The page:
What better way to end a workout than with beer and pizza? Answer: There is none.
The Fulton taproom is located in the North Loop of Minneapolis, just outside the Twins stadium. With high ceilings, plenty of natural wood, and a gorgeous patio, Fulton can hold its own in the world of craft breweries.
Because I brought a gluten-free drinking buddy, we assumed our options would be limited. However, we were pleasantly surprised at their craft soda options (she opted for a fantastic ginger beer), and Pizza Luce delivered a G-free pie right to our table.
I paired my pizza with an Imperial Red IPA, The Libertine (ABV: 8.5%, IBU: 50, SRM: 29). This red was described to me as “especially red and malty,” an evaluation that held true and impressive. The beer description itself is enough reason to order it a second time: “A libertine is someone living free of society’s restraints.”
My advice this night came from Erik Diley, who seemed to be doing a bit of everything that night. Though he was busy doing his job as part of the brewery’s marketing team, he also managed to check our IDs, take our beer orders, and set us up with the food delivery menu.
Erik gave us some pretty intimate insight into the story behind the suds, as he knows the founders personally. His dedication for the beer–and for the other foundations of what makes Fulton beer unique–were clear in how he talked about its history and future.
Erik pointed me towards Fulton’s manifesto for some great advice and a better vision of the brewery. Here’s a look at the words Fulton lives by:
- Complexity and approachability can and should coexist in beer.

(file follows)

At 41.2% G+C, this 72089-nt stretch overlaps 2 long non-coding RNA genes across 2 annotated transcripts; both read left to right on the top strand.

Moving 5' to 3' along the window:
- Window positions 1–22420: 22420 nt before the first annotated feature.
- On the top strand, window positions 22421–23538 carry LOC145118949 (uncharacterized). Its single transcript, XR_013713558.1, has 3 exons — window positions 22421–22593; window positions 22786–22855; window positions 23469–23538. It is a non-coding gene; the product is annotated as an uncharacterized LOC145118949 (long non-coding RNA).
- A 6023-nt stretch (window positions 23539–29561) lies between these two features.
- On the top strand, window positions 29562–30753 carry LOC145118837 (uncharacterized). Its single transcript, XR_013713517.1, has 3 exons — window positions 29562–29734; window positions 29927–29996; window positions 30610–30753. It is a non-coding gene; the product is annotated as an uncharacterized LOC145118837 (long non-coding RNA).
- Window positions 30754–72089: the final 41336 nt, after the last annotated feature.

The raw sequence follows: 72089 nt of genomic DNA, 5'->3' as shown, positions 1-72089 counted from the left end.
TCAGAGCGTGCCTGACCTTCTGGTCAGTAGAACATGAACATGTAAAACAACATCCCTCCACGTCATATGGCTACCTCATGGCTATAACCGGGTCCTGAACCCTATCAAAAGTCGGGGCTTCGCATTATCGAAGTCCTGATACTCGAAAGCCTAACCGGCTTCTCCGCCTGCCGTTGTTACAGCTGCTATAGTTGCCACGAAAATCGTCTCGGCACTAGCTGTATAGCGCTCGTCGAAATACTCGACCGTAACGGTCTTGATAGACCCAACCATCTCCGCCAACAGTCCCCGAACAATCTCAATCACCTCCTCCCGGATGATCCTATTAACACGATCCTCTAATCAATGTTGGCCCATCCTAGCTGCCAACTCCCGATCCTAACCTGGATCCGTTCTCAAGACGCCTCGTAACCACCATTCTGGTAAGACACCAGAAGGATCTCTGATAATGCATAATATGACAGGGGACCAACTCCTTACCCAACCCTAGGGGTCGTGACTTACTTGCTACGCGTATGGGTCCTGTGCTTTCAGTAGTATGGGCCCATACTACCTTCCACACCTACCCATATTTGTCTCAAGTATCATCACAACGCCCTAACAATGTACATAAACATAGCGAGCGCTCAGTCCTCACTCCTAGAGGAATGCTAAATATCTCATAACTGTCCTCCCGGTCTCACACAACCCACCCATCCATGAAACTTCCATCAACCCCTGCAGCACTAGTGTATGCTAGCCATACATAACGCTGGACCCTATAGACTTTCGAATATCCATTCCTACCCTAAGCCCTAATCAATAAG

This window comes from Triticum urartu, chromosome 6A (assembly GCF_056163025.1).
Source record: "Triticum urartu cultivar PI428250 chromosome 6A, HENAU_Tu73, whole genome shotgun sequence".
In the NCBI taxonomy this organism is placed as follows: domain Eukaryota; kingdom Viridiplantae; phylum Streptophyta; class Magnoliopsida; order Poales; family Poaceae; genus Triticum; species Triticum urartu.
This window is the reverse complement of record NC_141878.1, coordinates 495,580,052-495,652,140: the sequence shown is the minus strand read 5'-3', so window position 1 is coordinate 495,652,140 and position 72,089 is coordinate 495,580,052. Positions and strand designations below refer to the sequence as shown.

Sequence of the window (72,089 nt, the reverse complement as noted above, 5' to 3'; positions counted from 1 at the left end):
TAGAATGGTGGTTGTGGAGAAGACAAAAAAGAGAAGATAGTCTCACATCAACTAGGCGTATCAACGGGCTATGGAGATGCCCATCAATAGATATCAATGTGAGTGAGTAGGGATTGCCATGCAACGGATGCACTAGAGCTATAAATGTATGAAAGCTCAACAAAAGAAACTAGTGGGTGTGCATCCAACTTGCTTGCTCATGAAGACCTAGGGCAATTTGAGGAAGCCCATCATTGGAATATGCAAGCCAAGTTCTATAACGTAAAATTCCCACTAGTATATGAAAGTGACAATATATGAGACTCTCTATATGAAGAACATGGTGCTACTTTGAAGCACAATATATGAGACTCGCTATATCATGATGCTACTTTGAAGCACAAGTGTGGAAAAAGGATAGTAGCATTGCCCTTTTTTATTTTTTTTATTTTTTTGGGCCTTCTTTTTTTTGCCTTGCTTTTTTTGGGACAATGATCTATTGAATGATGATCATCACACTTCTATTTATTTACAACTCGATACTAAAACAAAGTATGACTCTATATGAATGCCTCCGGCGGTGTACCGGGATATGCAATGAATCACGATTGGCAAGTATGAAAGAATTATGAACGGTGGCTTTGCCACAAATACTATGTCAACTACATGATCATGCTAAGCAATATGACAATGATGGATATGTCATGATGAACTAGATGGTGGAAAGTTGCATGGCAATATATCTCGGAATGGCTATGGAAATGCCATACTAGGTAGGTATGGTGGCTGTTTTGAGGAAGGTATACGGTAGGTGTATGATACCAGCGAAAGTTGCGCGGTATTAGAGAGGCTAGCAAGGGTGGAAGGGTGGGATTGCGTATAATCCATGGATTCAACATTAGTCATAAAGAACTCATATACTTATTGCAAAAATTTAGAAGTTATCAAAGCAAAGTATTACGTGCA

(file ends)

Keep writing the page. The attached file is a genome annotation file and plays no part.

- Excellence is not cause for pretense.
- Everything worth doing is worth doing with soul.
- In business, doing good and doing well should be the same.
- Passion is the ultimate differentiator.
In addition to the manifesto, Erik gave me a piece of his own advice. It’s something he reminds himself of every day, by setting his phone alarm. (This alarm is also a reminder to set up his annual Fantasy Football league’s trip and to get ordained so he can preside over his sister’s wedding. He’s a busy guy, okay?)
Be grateful, help others. I suppose there’s not much else we need to practice if we want to do good in this world. Though these two commandments can be practiced independently, Erik chooses to pair them with one another, and I love it. Erik’s daily reminder shows how gratitude and empathy can be intertwined. By practicing thankfulness, we soften our hearts and become more empathetic; by practicing empathy, we are more aware of and thankful for our own lives.
Psst…my guess is that Eric was there working so late because he was planning for the Fulton Gran Fondo. Check it out here!